So I hoped to find someone who can definitly say "you (don't) need it".

Chris

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Perhaps the best course of action would be to push back on the security recommendations and log a support call with VMware to confirm the impact of closing this down ... I'm always reluctant to make changes that I don't fully understand. In this case, security cant explain why they want this closed down and you don't know the impact to production if you do close it down.

Cheers,

Jon

vExpert 2014 - 2018 | VCP6-DCV | http://www.jonmunday.net | @JonMunday77

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Thanks Jon,

this might be the best way.

Cheers, Chris

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You all realize that VMware support only accesses public documentation right?   and VMware has nothing published about what they are using SPL for and whether or not it should be disabled and what the impact would be if it was disabled..   I would not have marked this as the correct answer because it doesn't answer the question, it remains unanswered.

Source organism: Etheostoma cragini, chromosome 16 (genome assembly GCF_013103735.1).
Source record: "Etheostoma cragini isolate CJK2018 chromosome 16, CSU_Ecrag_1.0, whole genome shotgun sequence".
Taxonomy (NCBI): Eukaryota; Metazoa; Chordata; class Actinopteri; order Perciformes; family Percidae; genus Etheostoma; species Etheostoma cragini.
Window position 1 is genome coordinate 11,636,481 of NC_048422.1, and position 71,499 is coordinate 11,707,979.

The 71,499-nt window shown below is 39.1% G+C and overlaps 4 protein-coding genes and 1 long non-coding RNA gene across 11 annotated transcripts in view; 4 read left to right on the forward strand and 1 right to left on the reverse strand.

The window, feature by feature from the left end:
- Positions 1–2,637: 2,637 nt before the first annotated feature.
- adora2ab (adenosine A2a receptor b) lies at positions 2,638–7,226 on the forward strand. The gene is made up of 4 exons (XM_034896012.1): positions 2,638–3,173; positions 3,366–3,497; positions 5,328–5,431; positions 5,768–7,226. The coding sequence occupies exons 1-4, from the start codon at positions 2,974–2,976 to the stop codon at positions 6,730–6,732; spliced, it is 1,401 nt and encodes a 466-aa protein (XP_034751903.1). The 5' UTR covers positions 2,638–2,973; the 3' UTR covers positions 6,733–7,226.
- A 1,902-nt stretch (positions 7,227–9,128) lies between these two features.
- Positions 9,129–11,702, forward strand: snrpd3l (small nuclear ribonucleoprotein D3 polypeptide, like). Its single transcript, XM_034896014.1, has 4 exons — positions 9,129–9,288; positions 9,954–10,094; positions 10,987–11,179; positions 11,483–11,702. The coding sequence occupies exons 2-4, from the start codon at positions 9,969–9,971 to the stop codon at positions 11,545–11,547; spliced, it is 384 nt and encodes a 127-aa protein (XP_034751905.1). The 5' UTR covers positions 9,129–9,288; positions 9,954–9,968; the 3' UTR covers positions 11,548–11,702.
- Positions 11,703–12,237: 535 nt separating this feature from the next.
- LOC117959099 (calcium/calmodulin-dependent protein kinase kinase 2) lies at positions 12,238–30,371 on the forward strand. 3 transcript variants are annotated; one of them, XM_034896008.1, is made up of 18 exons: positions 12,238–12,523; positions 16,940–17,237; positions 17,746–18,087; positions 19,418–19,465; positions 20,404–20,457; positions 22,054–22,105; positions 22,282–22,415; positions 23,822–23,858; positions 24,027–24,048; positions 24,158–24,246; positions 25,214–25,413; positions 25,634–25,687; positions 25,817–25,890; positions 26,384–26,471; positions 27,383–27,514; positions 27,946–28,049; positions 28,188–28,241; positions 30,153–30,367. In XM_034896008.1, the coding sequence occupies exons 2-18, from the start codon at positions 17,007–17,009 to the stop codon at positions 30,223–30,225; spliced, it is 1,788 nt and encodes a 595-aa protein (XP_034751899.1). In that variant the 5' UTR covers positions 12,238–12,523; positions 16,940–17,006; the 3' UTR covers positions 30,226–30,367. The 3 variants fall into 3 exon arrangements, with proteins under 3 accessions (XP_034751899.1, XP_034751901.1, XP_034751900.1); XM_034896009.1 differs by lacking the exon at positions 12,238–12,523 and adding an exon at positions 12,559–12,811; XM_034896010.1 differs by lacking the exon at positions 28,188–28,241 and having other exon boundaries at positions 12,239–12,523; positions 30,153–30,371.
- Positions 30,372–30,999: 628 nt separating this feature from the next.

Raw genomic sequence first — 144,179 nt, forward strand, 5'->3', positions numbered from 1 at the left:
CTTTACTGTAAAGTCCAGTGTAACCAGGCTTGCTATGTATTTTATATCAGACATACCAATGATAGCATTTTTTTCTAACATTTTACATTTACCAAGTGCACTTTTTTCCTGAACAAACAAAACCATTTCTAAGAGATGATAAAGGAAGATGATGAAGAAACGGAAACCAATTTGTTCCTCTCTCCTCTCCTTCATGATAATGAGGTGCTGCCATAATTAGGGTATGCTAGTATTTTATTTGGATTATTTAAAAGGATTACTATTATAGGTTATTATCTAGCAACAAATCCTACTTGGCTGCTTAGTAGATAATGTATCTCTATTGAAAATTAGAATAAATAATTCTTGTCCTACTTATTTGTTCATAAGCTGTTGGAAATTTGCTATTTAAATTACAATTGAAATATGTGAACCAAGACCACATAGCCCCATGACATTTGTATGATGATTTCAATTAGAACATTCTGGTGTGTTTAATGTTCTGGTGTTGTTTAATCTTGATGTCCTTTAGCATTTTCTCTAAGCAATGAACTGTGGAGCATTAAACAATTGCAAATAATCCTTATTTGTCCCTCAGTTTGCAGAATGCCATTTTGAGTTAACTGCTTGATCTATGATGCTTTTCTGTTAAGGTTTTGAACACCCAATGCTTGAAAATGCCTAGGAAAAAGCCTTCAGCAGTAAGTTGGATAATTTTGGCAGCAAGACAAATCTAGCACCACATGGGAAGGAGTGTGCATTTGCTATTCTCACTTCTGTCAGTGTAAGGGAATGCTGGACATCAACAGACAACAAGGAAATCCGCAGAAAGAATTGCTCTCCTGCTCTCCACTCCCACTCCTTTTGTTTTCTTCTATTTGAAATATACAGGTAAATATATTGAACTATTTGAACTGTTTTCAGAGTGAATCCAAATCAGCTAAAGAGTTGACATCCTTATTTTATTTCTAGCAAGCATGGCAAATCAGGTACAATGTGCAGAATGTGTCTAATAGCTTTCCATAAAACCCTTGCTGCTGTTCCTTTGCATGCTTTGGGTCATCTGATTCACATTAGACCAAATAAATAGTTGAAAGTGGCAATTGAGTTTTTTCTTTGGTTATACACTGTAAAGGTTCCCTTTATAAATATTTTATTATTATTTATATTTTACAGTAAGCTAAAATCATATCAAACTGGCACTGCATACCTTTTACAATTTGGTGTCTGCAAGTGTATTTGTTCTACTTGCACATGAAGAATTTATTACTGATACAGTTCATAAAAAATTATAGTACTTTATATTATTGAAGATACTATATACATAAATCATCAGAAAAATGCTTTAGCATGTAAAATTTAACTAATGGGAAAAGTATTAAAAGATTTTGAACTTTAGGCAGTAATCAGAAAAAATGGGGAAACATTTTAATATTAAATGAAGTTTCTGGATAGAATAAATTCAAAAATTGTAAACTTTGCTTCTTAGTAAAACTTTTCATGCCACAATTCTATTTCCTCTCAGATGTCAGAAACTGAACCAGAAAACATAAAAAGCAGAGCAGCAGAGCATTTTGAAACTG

Here is the VMware KB that talks about disabling SLP and you can see there is nothing in it describing the impact of disabling the service..  I made certain to leave a feedback comment on the KB stating the person who QAs these KBs needs to be fired.. 

VMware Knowledge Base

I encourage others who read this KB to make a similar comment and submit feedback to let VMware know this is unacceptable.   This is a complete lack of customer focus and it leaves customers scrambling around the web trying to find more info about this to make an informed decision..  Shall we send an invoice over to VMware for the time spent trying to dig up the true details of this issue so we know the proper actions to take in an informed manner?  

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Well Said

And here I am probably doing the same thing you are is researching the VMSA they released yesterday.

[Security-announce] VMSA-2019-0022 VMware ESXi and Horizon DaaS updates address OpenSLP remote code execution vulnerability (CVE-2019-5544)

Smiley Happy Smiley Sad